As the great-nephew of a deceased South Carolina governor, state Rep. Walt McLeod III has a family history steeped in public service and the law.
The 76-year-old Newberry County Democrat, a private-practice attorney in Little Mountain, has served in the S.C. House since 1997 and is a former mayor of Little Mountain. His brother, Peden McLeod, an attorney in Colleton County and a former Walterboro City Council member, served in the House from 1972-79 and in the Senate from 1979-90 representing Colleton County; and in 1990 became the state Legislative Council director, a position he held until 1998.
Their great-uncle, Thomas Gordon McLeod (1868-1932), was a House and Senate member representing Sumter and Lee counties, lieutenant governor and governor from 1923-27.
Their father, Walton “Stumpy” McLeod Jr.(1906-1994), was the senior partner in the Walterboro law firm of McLeod, Fraser & Cone and served as the Walterboro city attorney for 60 years. After his death in 1994, Peden took over their father’s position in the law firm, according to brother Walt.
And the six-lawyer firm has been doing very well lately representing state and local agencies, The Nervefound in a review of payouts from the state Insurance Reserve Fund (IRF), which insures state and local government entities for liability and property damage claims.
The S.C. Comptroller General’s Office recently posted IRF records online, covering the first three quarters of last fiscal year, from July 1, 2012, through March 31.
The Nerve’s review of those records during the nine-month period found that a total of $527,517 in legal expenses was paid in 16 closed cases in which the McLeod, Fraser & Cone firm represented state or local agencies.
“Paid expenses” in the online database include defense attorney fees and other legal costs, such as expert witness fees, though it doesn’t cover plaintiff attorney fees, according to information from the S.C. Budget and Control Board, which oversees the IRF.
The defendants in the 16 cases included the state Departments of Education, Transportation and Social Services; and Allendale, Colleton and Hampton counties.
Paid losses to plaintiffs in the closed cases totaled $871,500, The Nerve’s review found. The claims included six slip-and-fall cases, an accident involving a school bus, and two other accidents reportedly caused by potholes.
In an interview Thursday with The Nerve, Rep. McLeod said he had nothing to do with the assignment of his brother’s law firm to IRF cases, and that he has never handled IRF cases while in private practice.
“He (Peden) inherited it from somebody else,” the lawmaker said, explaining that likely what happened was that his brother assumed the representation of public agencies that had been represented by their father before the IRF came into existence.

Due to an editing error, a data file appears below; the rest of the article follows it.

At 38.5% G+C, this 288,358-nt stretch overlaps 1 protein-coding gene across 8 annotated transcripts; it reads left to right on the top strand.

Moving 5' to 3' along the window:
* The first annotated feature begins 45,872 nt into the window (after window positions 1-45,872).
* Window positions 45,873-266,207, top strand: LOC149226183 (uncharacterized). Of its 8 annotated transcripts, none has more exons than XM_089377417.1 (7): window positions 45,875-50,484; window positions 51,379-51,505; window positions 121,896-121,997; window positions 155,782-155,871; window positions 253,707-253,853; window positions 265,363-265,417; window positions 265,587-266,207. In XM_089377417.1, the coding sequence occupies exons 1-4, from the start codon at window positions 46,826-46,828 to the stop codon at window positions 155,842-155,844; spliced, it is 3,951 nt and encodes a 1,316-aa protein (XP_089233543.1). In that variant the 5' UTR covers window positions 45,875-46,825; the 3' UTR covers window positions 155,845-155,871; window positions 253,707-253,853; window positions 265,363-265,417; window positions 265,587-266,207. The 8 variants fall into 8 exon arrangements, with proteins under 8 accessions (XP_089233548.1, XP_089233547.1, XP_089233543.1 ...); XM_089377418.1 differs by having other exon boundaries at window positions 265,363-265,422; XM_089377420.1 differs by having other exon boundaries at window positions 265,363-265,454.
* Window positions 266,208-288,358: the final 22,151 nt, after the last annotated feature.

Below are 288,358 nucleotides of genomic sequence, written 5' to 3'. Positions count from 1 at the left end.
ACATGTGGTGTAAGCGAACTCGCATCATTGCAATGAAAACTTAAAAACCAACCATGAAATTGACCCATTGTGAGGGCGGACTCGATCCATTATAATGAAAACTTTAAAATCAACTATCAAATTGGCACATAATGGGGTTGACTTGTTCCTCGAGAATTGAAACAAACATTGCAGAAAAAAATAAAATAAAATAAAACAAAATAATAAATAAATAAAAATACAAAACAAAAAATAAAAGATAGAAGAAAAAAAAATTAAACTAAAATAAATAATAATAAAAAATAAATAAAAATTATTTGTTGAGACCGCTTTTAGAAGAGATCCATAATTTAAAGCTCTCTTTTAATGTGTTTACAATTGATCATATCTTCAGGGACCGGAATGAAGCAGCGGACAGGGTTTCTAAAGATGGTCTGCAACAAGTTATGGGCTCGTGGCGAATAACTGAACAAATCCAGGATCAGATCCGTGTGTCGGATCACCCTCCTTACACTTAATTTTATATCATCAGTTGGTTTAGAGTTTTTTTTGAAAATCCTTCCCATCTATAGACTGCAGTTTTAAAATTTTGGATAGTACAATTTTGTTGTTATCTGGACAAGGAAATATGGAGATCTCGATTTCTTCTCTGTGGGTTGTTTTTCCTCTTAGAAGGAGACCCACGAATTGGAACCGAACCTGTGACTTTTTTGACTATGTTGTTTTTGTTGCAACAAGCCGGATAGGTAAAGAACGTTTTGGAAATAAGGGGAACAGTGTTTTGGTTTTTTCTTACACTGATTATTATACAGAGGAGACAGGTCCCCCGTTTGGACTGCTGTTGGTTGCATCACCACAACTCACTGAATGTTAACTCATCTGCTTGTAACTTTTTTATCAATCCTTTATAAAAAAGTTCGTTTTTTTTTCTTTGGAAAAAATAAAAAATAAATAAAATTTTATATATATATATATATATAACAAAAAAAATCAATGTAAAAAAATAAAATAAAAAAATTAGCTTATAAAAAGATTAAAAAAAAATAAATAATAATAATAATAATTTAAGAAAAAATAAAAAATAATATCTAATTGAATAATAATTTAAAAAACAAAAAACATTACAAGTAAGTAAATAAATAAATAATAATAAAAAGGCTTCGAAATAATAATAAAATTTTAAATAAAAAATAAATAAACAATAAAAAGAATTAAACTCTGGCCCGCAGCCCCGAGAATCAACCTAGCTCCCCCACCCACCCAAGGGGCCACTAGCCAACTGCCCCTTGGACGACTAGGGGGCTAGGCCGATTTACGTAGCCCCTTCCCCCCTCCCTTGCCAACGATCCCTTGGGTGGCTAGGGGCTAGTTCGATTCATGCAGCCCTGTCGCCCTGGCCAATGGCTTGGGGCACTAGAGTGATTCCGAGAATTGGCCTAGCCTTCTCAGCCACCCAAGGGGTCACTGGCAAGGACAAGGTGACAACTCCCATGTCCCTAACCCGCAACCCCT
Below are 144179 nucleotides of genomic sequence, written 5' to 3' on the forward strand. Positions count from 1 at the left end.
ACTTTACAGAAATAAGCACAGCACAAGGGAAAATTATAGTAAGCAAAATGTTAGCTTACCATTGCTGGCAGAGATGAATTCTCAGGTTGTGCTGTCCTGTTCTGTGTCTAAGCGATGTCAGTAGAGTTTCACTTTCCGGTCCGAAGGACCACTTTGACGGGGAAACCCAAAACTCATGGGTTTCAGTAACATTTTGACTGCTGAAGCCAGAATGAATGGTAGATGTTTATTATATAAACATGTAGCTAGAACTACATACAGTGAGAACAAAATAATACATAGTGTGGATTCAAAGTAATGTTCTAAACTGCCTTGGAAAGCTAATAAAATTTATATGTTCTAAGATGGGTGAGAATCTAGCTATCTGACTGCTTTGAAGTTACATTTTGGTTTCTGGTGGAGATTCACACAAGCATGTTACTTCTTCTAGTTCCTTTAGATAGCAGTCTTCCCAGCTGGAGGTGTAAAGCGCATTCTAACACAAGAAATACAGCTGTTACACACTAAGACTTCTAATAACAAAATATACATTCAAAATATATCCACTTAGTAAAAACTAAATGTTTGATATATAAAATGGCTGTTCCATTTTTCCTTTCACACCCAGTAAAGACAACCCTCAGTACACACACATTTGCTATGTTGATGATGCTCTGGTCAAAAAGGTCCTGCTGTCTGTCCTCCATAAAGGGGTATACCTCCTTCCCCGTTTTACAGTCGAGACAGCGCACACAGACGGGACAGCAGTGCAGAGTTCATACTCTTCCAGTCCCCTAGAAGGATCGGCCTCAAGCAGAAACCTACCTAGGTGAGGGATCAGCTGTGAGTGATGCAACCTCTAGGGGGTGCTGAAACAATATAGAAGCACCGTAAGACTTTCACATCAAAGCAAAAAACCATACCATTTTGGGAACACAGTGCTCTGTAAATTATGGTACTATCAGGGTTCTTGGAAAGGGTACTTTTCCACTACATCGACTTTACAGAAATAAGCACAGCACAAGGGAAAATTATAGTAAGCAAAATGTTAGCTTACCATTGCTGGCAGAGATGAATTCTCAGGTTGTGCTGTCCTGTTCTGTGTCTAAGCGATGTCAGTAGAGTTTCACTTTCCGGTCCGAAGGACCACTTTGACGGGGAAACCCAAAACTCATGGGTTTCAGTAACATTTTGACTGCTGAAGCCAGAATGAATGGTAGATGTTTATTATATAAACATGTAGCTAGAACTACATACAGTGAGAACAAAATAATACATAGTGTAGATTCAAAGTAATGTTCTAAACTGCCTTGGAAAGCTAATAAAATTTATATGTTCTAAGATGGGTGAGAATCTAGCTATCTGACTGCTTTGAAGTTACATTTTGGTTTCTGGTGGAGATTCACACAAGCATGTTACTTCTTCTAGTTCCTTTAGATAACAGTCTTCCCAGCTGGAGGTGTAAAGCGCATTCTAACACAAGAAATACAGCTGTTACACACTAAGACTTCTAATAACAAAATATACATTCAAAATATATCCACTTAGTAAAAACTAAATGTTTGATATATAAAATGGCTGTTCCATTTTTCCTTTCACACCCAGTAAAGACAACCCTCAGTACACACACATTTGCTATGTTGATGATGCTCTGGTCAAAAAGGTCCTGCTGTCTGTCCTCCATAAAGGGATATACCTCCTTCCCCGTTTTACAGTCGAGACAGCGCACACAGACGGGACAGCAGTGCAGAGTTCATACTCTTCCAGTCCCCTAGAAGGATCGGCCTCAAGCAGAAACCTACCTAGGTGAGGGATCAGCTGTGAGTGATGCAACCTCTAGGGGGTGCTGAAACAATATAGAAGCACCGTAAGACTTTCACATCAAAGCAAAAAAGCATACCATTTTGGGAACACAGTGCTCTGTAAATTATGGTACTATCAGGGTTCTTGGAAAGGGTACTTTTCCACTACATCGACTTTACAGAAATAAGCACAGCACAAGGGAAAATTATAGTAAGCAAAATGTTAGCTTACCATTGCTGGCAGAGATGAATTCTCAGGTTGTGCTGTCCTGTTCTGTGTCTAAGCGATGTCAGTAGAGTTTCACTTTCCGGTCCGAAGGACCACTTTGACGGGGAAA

Efforts Thursday by The Nerve to reach Peden McLeod were unsuccessful.
Rep. McLeod said before he joined the House, he worked as a staff attorney for about 28 years at the S.C. Department of Health and Environmental Control. He recalled that during his tenure there, he would “insist” that IRF staff hire local law firms to defend claims against DHEC facilities in those counties.
“When a jury hears a case, they are more comfortable with a local person than with a stranger representing (a defendant), and that alone will help the defendant receive a better trial,” he said.
In a written response to The Nerve, Budget and Control Board spokesman Michael Shelton said when a lawsuit is filed against an IRF-covered agency, IRF staff assigns attorneys from an approved list to defend the suit. According to Shelton, assignments are based on a “combination of factors,” including:
- Rotation on the list;
- Geographical area;
- Type of case/complexity of the suit;
- Allegations made in the suit;
- Experience and expertise needed to defend the suit;
- Strengths of the plaintiff attorney;
- Client wishes; and
- “Equitable use” of all attorneys on the list.
A copy of the attorney list provided to The Nerve shows that the McLeod, Fraser & Cone firm is among six firms assigned to the “Beaufort District,” which covers Allendale, Beaufort, Colleton, Hampton and Jasper counties. The Budget and Control Board (BCB) in 1999 assumed responsibility for assigning lawyers to IRF cases, BCB spokeswoman Rebecca Griggs said in a written response Thursday to The Nerve.
Generally, awards against public agencies are limited under the state Tort Claims Act, which caps awards in most cases at a total of $600,000 per case; the cap in medical malpractice cases involving doctors is $1.2 million, Griggs said.
The Insurance Reserve Fund covers state and local government entities employing a total of more than 177,000 workers, approximately 35,600 public vehicles, and 17 hospitals with more than 1,800 publicly employed doctors and dentists, according to the BCB’s website. The fund insures public property valued at nearly $30 billion; the fund is supported with premiums paid by covered agencies.
Nerve intern Emily Dawes contributed to this story. Reach Brundrett at (803) 254-4411 or email@example.com. Follow him on Twitter @thenerve_rick. Follow The Nerve on Facebook and Twitter @thenervesc.